Comments on: Are you worried about the right thing? http://www.baseball-reference.com/blog/archives/5228 This and that about baseball stats. Tue, 16 Jul 2013 17:01:55 +0000 hourly 1 https://wordpress.org/?v=4.6 By: Andy http://www.baseball-reference.com/blog/archives/5228/comment-page-1#comment-12787 Fri, 02 Apr 2010 13:27:12 +0000 http://www.baseball-reference.com/blog/?p=5228#comment-12787 One thing we sabermetric types all need to remember is that the mentality of the managers and players enters into the equation here, and quite significantly at that. It's easy to look at past games and say when the closer should have been used. In practice, however, the manager can't possibly know when best to warm up his closer--for the 6th, 7th, 8th or 9th. Warmup pitches put strain on pitchers, and some guys such as Mariano Rivera, must be used when they warm up. He either comes into the game immediately or ends up throwing on the side and then is done for the night. Players' success also depends in large part on them understanding and preparing for their roles. We stat guys like to think it shouldn't matter, but we know that the stat show that it DOES matter. Some pitchers consistently do better starting an inning clean instead of coming in with runners on. Some guys do better when the score is close than when it isn't. My point is that you can't expect a pitcher to do optimally when his role is less well-defined--it goes against human nature. There comes a point when the optimal usage of pitchers based purely on statistics breaks down in the face of the realities of managing and psychology.

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By: Friday Links (2 Apr 10) – Ducksnorts http://www.baseball-reference.com/blog/archives/5228/comment-page-1#comment-12786 Fri, 02 Apr 2010 13:26:27 +0000 http://www.baseball-reference.com/blog/?p=5228#comment-12786 [...] Are you worried about the right thing? (Baseball Reference). Andy serves up some good food for thought: “…teams with lousy relievers allow more runs when it counts. The difference isn’t huge, but it’s a real trend. The middle relief guys probably make the difference of 3-5 wins per year–doesn’t sound like a lot, but it could be the difference between your team winning 87 games and going home and winning 92 games and going to the playoffs as the wild card.” [...]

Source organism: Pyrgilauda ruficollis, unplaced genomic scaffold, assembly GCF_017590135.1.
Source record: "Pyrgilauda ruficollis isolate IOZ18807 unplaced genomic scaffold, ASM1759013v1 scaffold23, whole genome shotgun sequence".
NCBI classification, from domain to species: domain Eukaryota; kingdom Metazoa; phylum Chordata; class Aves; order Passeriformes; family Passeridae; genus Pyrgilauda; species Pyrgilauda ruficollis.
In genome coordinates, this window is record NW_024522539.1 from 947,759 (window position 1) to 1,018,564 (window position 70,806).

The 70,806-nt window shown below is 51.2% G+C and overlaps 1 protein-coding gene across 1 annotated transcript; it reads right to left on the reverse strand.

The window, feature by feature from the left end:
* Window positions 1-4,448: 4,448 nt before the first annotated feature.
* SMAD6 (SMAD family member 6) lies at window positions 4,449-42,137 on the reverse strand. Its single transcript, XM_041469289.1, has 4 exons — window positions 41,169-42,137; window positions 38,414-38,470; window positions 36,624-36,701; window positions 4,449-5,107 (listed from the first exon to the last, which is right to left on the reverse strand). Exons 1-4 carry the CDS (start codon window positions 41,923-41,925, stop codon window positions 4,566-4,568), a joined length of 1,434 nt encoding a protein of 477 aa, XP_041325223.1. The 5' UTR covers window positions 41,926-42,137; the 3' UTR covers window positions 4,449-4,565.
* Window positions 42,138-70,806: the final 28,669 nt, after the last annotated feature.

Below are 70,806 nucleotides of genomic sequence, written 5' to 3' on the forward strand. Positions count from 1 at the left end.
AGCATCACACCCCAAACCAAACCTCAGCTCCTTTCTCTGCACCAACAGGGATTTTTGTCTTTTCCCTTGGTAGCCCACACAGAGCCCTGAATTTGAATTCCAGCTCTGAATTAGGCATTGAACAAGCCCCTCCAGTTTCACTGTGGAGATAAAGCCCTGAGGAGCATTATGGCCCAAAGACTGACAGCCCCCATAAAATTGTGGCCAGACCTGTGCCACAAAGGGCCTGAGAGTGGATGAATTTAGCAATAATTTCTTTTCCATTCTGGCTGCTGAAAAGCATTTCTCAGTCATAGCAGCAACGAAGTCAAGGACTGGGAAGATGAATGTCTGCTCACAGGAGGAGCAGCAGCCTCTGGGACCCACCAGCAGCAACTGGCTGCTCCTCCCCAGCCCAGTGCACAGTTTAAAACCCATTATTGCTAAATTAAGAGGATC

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By: Andy http://www.baseball-reference.com/blog/archives/5228/comment-page-1#comment-12774 Fri, 02 Apr 2010 10:39:42 +0000 http://www.baseball-reference.com/blog/?p=5228#comment-12774 I don't think you've understood JT's point quite correctly. There aren't enough good pitchers in baseball to have a star at every position on the staff. Some teams might achieve that by overspending and we've seen the Yankees try to do it. They have had some good #8 and #9 hitters in recent years and they had excellent relievers during their dominance of the late 1990s. But there simply aren't enough good pitchers for all teams to have good middle relief. Remember my original point, though. The middle relief guys are always the worst on the team. Managers put their better players on the starting staff or as closers or setup guys. This doesn't mean the MRs are "scrubs", just the worst on the team.